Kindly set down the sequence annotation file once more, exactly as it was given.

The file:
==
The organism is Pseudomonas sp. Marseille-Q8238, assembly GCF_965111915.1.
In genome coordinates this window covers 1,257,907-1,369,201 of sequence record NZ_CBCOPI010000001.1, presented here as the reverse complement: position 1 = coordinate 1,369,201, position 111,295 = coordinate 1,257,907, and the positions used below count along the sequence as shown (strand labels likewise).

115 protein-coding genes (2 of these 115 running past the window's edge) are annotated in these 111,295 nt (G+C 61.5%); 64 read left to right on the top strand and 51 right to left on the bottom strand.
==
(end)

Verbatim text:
The organism is Pseudomonas sp. Marseille-Q8238, assembly GCF_965111915.1.
In genome coordinates this window covers 1,257,907-1,369,201 of sequence record NZ_CBCOPI010000001.1, presented here as the reverse complement: position 1 = coordinate 1,369,201, position 111,295 = coordinate 1,257,907, and the positions used below count along the sequence as shown (strand labels likewise).

115 protein-coding genes (2 of these 115 running past the window's edge) are annotated in these 111,295 nt (G+C 61.5%); 64 read left to right on the top strand and 51 right to left on the bottom strand.